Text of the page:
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Getting over regret, my first giveaway and the lovely Elizabeth (Rex Putnam High School senior photographer)


Last year about this time, I was photographing a client who needed headshots for her company’s website at a local park. The client was running a few minutes late and as I sat there waiting, I noticed a high school-aged girl whose parents were taking her pictures with a camera phone.

My Facebook homies know where I’m going with this.

I was intrigued. Not only was the girl really beautiful, she also appeared to be a dancer because she was perching herself on rocks while striking ballet-style poses. After a minute or two, I realized they were taking her senior photos for the yearbook.

I felt a strong urge to go over and offer to take her photos. I truly believe that everyone should have photos they can be proud of, especially for the yearbook. But I hesitated. I wondered if it would be insulting to the family if I walked up and offered my services, or if they would think I was being weird or salesy. Not only did I have my own client who would be coming along any moment, but scheduling that photo shoot was the first time I’d been away from my 3-week-old son, and I wasn’t sure I was emotionally ready to extend the amount of time I was away from him.

And that was it. My client showed up before I worked up the nerve to talk to the family.

I regretted it because I could have helped them out, but I didn’t.

A year passed, and one day I heard that yearbook photo deadlines were coming around again. I remembered that day, and was struck with a need to make up for that time that I should have, but didn’t.

So I did my very first giveaway, and I offered a complimentary senior session to a deserving student via my Facebook page. I was absolutely blown away at how positive and kind everyone was. I had a great response, and my choice was made pretty simple when three separate people nominated the same person.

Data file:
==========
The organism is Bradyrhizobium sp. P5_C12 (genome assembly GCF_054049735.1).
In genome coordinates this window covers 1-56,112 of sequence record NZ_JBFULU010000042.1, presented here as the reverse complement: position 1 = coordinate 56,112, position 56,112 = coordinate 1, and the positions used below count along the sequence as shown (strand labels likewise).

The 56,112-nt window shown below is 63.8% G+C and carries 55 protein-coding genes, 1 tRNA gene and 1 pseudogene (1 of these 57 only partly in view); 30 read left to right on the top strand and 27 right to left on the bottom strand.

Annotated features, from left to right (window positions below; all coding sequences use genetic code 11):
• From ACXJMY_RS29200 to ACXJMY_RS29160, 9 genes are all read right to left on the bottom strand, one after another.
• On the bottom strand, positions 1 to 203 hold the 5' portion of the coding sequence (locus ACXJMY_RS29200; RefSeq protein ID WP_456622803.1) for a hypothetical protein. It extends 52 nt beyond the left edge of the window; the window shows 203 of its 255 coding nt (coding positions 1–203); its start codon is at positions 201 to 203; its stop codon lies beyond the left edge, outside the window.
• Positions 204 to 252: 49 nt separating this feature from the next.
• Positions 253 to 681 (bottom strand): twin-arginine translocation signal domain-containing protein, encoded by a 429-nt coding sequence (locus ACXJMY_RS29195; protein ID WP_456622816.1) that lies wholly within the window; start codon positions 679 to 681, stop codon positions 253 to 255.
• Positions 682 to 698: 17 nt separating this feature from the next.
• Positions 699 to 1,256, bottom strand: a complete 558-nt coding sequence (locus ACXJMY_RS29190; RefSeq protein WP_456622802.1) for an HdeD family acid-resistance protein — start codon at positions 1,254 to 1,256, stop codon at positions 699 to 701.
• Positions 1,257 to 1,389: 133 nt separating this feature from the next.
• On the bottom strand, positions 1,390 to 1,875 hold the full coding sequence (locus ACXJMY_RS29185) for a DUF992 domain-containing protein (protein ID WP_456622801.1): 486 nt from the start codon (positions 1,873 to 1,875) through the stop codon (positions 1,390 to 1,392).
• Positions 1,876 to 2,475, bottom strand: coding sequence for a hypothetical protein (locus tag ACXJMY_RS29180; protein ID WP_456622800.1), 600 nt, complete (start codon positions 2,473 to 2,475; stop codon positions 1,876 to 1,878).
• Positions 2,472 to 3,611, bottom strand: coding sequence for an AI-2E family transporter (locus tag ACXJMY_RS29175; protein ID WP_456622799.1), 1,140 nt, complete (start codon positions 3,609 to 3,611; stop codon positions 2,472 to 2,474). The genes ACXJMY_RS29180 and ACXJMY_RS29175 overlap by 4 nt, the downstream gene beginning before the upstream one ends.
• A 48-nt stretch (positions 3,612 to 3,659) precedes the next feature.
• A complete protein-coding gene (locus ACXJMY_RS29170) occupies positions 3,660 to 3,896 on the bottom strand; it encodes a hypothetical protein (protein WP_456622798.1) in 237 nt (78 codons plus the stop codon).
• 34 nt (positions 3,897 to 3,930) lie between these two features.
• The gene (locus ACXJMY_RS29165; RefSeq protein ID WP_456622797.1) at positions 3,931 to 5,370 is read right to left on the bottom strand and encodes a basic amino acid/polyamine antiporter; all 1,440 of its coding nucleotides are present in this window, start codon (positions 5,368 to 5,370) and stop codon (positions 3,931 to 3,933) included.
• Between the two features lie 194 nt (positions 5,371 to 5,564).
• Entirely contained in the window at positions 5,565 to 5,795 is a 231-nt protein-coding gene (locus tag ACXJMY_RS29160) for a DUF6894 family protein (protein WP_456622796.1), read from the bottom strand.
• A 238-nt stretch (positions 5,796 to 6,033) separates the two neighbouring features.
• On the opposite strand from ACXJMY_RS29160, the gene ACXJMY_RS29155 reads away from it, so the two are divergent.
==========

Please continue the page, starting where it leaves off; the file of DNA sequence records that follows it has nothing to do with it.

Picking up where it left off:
That’s how I got to know Elizabeth.

Elizabeth is a super hardworking student who has really turned her life around. She went from getting in trouble at her old school in North Portland, to really excelling and taking honors classes at Rex Putnam High School in Milwaukie. She’s even set to graduate a year early. She works almost full time and has big plans for her future that could include going to beauty school.

We did her senior portrait session at the always-stunning Cathedral Park, which is right in her old neighborhood and is a meaningful place to her. She said she always loved the bridge and really wanted a photo of herself in front of it.

We had a great session and I learned that in addition to being hard-working, Elizabeth is also a very sweet and kind-hearted person with a killer smile. I really enjoyed getting to know her. Elizabeth, I wish you success and happiness as you finish your last year of school, and who knows, maybe we’ll work together someday when you’re a hair and make up artist!


If you want high school senior portraits that reflect your personality and style, drop me a line!


Thirty-something things only my close friends know about me (Milwaukie, Oregon photographer)


My parents used to go all out for birthdays when I was a kid. I’d wake up to banners and balloons and I was treated like royalty for days on end. It was the best. Now I’m a grown-up, and I’m supposed to be all cool and nonchalant about my special day, but honestly, I still really love birthdays. I like to spoil my friends and loved ones on their birthdays too. If we voted at work, I’d definitely win the “most likely to bring cupcakes to the office” designation.

So, just because I love to spread out a good celebration, here’s a birthday-related post full of factoids about your friendly neighborhood photographer.

Without giving away my age, here are a certain number of facts about me that may or may not add up to be the same number of years I’ve been on this planet.

 10 of my favorite things:

  1. My kids. Of course I love them because they’re mine, but they are truly rad little people.

  2. Thai food. I love almost every dish I have tried.

  3. Quirky, dark comedies like “The Royal Tenenbaums,” “Little Miss Sunshine” and “Seeking a Friend for the End of the World.”

  4. "30 Rock"

  5. Pedicures. 

  6. Going out dancing — hip hop, ‘80s, salsa, swing, you name it.

  7. Staying anywhere with a view. 

  8. Wandering around Anthropologie, Urban Outfitters, Target or any number of the cute boutique shops in Portland.

  9. Singer/Songwriter Brandi Carlile. (I have seen her in concert at least half a dozen times.)

  10. Warm weather, being outside and exploring new parks.

 15 things you might not know about me: